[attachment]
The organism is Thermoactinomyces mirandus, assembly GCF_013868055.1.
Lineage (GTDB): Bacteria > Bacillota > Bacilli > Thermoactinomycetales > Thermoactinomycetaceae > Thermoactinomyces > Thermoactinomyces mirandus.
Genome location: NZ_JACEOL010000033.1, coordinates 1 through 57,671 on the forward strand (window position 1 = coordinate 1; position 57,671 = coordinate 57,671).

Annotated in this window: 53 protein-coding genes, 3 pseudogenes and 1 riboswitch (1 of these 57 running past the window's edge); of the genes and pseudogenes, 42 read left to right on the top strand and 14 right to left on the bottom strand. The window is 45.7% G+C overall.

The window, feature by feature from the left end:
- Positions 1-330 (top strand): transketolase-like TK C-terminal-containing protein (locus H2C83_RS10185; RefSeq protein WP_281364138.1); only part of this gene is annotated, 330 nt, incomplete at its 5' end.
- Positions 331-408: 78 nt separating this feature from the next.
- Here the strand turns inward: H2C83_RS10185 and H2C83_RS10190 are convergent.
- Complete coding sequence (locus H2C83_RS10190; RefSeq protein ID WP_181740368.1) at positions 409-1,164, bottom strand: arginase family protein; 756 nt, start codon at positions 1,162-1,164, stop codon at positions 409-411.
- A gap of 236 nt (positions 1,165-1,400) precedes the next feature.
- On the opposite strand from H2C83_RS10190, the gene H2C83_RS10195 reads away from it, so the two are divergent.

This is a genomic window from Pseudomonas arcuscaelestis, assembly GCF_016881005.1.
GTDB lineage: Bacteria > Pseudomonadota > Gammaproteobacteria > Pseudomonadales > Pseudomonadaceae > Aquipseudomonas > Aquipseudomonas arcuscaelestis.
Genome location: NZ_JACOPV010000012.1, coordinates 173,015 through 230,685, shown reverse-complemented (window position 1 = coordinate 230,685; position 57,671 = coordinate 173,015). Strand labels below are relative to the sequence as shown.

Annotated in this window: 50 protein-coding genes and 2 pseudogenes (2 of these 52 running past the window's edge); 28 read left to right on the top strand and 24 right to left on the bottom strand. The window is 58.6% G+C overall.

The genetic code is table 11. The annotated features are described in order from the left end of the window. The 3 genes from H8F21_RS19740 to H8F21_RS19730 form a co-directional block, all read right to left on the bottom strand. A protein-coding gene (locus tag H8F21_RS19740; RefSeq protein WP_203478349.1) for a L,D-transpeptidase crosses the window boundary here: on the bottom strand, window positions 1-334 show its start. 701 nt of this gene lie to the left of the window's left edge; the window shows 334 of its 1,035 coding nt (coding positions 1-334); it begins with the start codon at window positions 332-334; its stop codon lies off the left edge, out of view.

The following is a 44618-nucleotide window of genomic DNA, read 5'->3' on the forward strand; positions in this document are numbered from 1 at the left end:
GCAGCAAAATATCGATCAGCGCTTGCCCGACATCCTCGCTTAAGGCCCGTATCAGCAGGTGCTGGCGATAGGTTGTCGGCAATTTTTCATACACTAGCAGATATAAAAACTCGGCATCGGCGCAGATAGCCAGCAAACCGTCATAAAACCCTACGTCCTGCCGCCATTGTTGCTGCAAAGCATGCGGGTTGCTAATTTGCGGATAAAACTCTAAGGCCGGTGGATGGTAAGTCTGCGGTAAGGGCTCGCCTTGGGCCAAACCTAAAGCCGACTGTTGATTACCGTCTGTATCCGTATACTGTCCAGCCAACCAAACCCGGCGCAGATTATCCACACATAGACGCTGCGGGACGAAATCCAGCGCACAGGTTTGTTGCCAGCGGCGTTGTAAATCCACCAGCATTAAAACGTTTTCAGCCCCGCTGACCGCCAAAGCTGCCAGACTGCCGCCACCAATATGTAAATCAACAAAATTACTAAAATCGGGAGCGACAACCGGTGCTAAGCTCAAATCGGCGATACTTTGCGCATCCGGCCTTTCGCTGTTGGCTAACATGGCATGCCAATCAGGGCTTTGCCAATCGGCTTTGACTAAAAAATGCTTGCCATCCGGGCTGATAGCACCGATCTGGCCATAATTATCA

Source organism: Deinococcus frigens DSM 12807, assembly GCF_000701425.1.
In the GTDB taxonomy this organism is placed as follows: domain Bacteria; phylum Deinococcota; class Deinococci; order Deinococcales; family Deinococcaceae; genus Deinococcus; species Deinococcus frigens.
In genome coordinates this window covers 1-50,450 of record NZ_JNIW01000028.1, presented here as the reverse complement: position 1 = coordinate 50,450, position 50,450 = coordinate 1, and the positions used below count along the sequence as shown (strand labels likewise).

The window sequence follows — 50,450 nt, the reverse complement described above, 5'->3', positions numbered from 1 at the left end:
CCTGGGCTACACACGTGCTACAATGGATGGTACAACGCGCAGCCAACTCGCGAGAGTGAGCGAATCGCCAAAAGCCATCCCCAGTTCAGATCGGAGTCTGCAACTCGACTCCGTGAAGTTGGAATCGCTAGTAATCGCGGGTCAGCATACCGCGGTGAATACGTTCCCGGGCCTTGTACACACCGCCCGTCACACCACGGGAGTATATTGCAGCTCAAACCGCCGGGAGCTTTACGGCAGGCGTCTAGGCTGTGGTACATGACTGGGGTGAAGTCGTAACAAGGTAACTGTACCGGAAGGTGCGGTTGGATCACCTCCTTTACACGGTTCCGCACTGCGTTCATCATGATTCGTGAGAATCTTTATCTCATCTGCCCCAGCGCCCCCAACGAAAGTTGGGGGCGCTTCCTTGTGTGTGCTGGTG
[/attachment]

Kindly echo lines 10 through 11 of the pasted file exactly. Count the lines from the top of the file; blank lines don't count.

- A gap of 236 nt (positions 1,165-1,400) precedes the next feature.
- On the opposite strand from H2C83_RS10190, the gene H2C83_RS10195 reads away from it, so the two are divergent.